A Loving God in a Suffering World

Notes below based on sermon preached at One Church Home on June 26, 2022

There has never been a sermon more aptly named and perhaps never a Truth more questioned or misunderstood.

The Hebrew word for Truth is emet. It is spelled with three letters—aleph, mem, tav—the first, middle, and last letters of the Hebrew alphabet. Just as Jesus—”the Word” (John 1:1)—is “the Alpha and the Omega, the First and the Last, the Beginning and the End” (Rev. 22:13), so the Bible—the divinely revealed Word of God—is the beginning, middle and end of everything. It is the whole truth, eternal and complete; nothing can be added to it.

Both Jesus as God incarnate—His exact representation and manifestation in human form (Colossians 1:15, Hebrews 1:3)—and the written Word of God reveal to us who God is, the very nature and character of our Heavenly Father.

And the life of Jesus and His written Word tells us that “God is love” (John 4:8, 16). Yes, He is loving—He always acts with love toward us, but love isn’t just something God does; it’s who He is. The very essence of who God is, His nature, is love. Love permeates His very being and infuses all His other attributes. Because God’s very nature is love, He must be loving—He demonstrates His love just as He demonstrates all of His attributes because in doing so, He is glorified. If you will pardon a double negative, God cannot not love. He cannot be unloving.

His Word also tells us that God is good. Over and over again, lest we forget or begin to doubt, the Psalms declare that the Lord “is good” and “His love endures forever” (e.g., Psalm 100:5, 106:1, 107:1, 136:1). God’s goodness is another of His essential attributes, and He must always do good because He is good.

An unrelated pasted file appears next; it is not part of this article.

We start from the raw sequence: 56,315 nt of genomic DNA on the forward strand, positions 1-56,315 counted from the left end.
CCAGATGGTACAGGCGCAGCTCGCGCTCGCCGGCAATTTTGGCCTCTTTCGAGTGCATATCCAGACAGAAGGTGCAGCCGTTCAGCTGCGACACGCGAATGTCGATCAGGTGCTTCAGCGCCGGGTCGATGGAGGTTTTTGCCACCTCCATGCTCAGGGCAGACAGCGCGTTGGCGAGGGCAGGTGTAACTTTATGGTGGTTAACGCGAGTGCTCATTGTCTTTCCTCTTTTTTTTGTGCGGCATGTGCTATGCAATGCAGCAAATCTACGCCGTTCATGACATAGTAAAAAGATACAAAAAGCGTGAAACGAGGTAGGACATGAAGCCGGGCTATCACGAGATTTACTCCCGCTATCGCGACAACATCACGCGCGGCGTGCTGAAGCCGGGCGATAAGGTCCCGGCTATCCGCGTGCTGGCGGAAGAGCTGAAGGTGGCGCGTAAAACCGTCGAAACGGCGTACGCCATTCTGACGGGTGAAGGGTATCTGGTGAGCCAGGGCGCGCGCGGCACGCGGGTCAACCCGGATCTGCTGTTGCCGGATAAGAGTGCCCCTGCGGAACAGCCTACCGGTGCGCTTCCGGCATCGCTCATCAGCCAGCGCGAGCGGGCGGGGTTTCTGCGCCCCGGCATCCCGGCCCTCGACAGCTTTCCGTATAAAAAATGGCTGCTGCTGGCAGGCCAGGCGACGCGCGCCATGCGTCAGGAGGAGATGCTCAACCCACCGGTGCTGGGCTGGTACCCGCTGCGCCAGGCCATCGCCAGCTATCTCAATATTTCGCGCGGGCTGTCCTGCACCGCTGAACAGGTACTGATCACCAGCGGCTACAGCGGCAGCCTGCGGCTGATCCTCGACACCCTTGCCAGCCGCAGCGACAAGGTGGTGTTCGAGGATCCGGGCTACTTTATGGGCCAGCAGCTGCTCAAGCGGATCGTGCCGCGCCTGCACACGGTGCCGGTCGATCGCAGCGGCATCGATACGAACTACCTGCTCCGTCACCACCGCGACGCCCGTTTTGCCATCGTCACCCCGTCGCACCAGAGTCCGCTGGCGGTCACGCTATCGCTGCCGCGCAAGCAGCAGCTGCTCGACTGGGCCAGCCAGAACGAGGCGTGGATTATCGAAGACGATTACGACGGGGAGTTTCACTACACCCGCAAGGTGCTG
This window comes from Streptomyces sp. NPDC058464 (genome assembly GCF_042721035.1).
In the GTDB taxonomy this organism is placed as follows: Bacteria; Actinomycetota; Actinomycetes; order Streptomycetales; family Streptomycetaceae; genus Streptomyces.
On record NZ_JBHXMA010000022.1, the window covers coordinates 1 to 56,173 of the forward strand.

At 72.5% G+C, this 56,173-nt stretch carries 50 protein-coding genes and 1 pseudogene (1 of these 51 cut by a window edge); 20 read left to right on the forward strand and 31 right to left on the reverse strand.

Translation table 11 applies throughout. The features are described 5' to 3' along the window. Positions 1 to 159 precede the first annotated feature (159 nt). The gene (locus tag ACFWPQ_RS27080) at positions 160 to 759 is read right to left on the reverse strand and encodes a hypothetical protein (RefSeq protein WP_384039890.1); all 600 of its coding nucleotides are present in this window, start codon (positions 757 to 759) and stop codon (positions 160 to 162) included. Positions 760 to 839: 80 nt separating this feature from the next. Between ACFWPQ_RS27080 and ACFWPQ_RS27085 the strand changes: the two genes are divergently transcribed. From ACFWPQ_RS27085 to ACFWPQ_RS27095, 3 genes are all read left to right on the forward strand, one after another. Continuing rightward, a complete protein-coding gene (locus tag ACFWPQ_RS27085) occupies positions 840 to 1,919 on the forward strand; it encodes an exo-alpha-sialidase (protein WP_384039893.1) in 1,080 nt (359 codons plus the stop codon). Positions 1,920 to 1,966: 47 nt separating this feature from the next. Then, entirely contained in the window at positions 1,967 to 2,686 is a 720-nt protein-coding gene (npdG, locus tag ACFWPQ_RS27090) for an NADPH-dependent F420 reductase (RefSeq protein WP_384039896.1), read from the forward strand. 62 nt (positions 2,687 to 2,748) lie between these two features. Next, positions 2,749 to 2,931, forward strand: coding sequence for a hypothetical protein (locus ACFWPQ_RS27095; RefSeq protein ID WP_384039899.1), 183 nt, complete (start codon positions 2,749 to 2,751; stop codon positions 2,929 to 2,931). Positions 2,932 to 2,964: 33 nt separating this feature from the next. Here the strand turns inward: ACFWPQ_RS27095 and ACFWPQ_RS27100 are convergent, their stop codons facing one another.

When God spoke the world into existence through the power of His Word, He declared that the work He had performed was “good” (Genesis 1). With perfect order, He created the perfect home for His children. And if that wasn’t enough, He planted a garden, a sanctuary where He would dwell with His children. His will was to do so forever.

Even the boundaries that God gave to Adam and Eve—that they could eat of the fruit of every tree in the garden except one—were good, borne out of the love of their Father and intended by Him to protect them.

James 1:17 tells usEvery good and perfect gift is from above, coming down from the Father of the heavenly lights, who does not change like shifting shadows.”

There was no suffering in Eden…until the fall.

When Satan convinced Eve that perhaps God was not good, that He was withholding goodness, was when she ate the forbidden fruit as did Adam, bringing death and suffering into the world. We have endured its effects ever since.

God is responsible for Eden, and man is responsible for the fall.

We live in a suffering world, but God is not the cause of our suffering; the world is.

God created us with a free will—a will to make good or bad choices. And while He is omnipotent (all-powerful), He does not take away our ability to choose and sometimes live with the consequences of our bad decisions or those of others.